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There's baker's dozen and bull's eye and deadman's hand (a poker hand) and blindman's buff.
Our language is sprinkled with terms coined with the formula X's Y. There are diseases and syndromes and body parts named after physicians (Parkinson's disease); there are theorems, laws, and numbers named after scientists (Avogadro's number); there are plants named after botanists (Ahnfelt's seaweed); and there are places named after explorers, though some are named after no one ("no man's land" :-).
This week we'll look at five terms that follow this X's Y or "someone's something" formula, terms that are named after no one in particular.
busman's holiday (BUS-manz HOL-i-day) noun
A holiday spent doing things as at work.
[Imagine a bus driver having a day off, 'enjoying' a bus ride and you'll have a pretty good idea of this term. Going on a long drive might be a great vacation for many of us, but not for a bus driver. Of course, when the phrase came up some 200 years ago, bus drivers had charge of horse-drawn buses. The term is sometimes seen as 'businessman's holiday'.]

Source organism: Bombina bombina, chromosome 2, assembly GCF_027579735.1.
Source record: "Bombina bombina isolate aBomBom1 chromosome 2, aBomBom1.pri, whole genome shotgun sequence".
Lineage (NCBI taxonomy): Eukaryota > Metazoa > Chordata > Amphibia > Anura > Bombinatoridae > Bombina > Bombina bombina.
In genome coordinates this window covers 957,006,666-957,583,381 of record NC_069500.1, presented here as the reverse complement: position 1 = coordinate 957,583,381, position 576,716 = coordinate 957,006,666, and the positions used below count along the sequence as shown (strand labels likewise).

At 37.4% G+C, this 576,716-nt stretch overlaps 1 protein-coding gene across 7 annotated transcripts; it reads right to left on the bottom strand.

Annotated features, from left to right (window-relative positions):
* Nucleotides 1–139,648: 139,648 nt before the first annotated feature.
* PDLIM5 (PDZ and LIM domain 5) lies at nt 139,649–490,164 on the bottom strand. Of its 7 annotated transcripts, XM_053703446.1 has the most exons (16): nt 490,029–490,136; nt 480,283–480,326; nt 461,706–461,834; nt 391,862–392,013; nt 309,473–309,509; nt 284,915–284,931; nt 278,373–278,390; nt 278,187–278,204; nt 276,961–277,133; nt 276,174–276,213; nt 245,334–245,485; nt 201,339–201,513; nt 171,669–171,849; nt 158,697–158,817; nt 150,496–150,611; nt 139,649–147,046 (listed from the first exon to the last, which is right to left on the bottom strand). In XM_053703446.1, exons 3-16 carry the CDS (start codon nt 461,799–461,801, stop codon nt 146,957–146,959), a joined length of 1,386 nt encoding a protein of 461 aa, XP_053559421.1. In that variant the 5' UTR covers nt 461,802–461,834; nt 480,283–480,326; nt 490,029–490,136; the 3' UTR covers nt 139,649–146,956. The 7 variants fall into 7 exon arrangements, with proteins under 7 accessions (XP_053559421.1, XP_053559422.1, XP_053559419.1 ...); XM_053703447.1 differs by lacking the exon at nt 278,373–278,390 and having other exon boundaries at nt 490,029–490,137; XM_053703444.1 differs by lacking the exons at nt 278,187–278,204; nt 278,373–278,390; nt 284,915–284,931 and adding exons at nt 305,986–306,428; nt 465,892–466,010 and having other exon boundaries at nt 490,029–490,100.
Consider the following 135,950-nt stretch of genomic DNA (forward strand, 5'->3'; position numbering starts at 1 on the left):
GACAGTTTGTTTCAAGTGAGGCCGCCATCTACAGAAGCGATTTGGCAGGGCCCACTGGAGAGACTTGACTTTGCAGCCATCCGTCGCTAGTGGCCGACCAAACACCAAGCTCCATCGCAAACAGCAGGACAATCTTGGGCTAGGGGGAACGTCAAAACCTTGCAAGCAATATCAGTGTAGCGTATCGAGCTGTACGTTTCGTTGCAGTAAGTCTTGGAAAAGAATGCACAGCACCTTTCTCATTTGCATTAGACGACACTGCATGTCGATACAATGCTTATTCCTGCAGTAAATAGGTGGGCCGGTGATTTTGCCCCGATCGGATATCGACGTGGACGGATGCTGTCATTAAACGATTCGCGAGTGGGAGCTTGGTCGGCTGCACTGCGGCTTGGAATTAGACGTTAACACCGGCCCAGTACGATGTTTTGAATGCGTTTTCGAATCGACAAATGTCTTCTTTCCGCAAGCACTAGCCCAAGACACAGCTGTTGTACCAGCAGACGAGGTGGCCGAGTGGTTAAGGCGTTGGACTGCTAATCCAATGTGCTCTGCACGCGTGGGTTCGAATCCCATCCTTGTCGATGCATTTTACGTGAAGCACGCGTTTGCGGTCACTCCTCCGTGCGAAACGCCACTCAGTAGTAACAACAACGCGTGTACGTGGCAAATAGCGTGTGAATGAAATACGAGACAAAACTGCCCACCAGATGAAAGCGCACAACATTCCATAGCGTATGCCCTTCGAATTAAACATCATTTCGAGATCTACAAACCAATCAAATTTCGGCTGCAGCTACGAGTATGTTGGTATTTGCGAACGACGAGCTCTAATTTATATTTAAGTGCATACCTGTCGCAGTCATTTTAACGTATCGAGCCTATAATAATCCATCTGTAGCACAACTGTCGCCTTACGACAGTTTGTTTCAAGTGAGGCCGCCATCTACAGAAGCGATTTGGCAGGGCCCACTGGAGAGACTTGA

-Anu Garg (words at wordsmith.org)
"Boundless energy and vaulting ambition carried Nicolas Sarkozy to the presidency of France. Now that he has had just over 100 days in office (including a hyperactive busman's holiday in New Hampshire), it is a good time to take stock of where all this energy may be leading." The World According to Sarkozy; The Economist (London, UK); Aug 30, 2007.
A sect or party is an elegant incognito devised to save a man from the vexation of thinking. -Ralph Waldo Emerson, writer and philosopher (1803-1882)
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